Trusts and Tax-Free Gifts

Trusts are wonderful estate-planning tools that can used to replace or supplement a will. A trust is put into place to manage the distribution of a person's property by transferring it upon his or her death. There are several reasons to create a trust, the most popular of which are to avoid probate and to potentially reduce the amount of tax that is owed.

The reasons behind tax-free gifts between individuals are fairly simple. In many cases, a parent or grandparent attempts to reduce his or her taxable estate by gifting a portion of it to a child or grandchild. The amount that can be gifted tax-free – the current annual exclusion for 2011 is $13,000 – does not produce a tax deduction for the donor or income for the recipient.

If you're thinking of establishing a trust or gifting a sizeable amount of your estate away, make sure you follow the rules and regulations established by the Internal Revenue Service and consult a financial advisor.

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Creation of a Trust

Creating a trust is for the most part fairly simple. The property owner transfers legal ownership to a person or institution that will manage the property for the benefit of another person. The trustee typically receives compensation for his or her management of the trust. A trust creates a "fiduciary" relationship between the trustee and the beneficiary. If a trustee does not perform this duty, then he or she is legally responsible to the beneficiary for any damage that occurs. The person who establishes the trust may act as the trustee and retain ownership of the property instead of transferring it.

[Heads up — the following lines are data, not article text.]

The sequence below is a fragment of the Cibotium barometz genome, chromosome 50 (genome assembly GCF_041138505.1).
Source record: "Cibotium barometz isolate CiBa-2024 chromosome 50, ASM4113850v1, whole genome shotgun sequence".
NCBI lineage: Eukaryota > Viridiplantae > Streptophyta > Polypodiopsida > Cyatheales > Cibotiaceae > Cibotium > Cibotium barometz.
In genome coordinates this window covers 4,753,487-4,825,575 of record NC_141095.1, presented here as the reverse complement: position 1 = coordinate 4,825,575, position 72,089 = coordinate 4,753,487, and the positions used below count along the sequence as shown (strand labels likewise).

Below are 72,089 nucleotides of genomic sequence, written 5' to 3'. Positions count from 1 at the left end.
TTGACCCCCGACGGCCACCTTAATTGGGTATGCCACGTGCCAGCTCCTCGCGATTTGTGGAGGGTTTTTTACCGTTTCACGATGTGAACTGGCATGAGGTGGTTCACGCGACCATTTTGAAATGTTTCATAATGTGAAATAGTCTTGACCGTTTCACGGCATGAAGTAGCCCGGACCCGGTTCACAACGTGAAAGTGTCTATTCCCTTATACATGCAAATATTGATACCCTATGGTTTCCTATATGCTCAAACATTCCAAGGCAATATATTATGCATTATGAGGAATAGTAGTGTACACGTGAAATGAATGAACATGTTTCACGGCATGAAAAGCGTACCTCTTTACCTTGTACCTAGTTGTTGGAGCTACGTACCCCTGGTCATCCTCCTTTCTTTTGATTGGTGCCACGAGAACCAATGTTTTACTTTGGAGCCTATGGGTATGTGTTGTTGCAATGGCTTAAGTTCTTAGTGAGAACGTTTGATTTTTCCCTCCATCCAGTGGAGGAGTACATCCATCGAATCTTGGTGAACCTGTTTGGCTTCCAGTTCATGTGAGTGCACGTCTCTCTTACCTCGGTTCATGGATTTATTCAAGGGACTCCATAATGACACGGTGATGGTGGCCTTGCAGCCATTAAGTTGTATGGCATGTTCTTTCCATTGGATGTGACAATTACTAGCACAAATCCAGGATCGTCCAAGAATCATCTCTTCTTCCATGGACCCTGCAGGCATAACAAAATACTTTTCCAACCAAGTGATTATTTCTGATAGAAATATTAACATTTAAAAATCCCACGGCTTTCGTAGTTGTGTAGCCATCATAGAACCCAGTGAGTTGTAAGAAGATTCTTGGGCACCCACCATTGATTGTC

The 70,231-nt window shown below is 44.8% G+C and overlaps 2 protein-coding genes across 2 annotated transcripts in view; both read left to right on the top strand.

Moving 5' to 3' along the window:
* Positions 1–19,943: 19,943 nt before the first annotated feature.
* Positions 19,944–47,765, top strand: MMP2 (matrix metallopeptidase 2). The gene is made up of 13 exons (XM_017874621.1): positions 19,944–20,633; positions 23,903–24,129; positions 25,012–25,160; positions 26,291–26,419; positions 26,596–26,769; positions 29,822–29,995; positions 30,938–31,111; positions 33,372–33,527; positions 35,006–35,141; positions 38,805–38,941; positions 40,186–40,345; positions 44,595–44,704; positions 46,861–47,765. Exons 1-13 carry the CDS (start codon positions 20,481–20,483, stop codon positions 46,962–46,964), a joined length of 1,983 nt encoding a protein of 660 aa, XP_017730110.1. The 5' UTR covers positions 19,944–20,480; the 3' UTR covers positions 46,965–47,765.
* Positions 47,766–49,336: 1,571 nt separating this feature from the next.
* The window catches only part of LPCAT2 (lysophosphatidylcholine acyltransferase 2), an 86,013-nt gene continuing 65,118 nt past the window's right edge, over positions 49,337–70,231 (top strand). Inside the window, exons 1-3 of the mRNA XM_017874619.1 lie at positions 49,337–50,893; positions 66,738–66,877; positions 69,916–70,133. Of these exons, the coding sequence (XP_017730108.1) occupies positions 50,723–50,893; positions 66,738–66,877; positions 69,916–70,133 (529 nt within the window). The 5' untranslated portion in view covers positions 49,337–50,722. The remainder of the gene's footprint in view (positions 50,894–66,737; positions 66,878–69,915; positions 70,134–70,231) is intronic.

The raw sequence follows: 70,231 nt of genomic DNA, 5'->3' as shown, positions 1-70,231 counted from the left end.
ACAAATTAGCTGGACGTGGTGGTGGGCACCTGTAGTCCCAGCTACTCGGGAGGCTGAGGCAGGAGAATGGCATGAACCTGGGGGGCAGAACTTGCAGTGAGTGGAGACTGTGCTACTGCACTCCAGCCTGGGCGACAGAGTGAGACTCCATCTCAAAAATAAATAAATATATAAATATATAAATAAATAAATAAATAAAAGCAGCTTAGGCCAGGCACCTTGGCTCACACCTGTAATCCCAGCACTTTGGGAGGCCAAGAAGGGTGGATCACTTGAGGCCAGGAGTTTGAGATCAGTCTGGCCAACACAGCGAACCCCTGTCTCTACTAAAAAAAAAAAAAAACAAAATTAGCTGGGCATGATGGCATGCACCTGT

The Difference between Testamentary and Living Trusts

Trusts established for the benefit of estate planning fall into two very broad categories known as testamentary trusts and living trusts. A testamentary trust transfers property upon the death of the person who establishes the trust. A living trust, which is also known as an inter vivos trust, starts while the person who establishes it is still alive. A living trust can be designed to end or continue after the death of the establisher. A living trust is the more popular type of trust and can help beneficiaries avoid probate if all assets are transferred into the trust prior to the owner's death.

A living trust can be established as revocable or irrevocable. A person who establishes a revocable trust can change the terms at any point after the trust is established. An irrevocable trust, however, cannot be changed once it takes effect. A revocable trust is typically executed to act as a supplement to a will.

Transferring Assets Through a Trust

The primary reason for establishing a trust is to transfer assets upon death. It may not be a pleasant topic to discuss or consider, but allowing your heirs to hold on to the assets you've accumulated during your working life should be incentive enough to establish a trust. An irrevocable trust transfers the assets into the trust before you die, which allows all assets to bypass probate. Revocable trusts, however, transfer assets to the trust upon your death, so no assets pass through probate. The important thing to remember about trusts is that even if you die, the trust does not die with you.

What are Tax-Free Gifts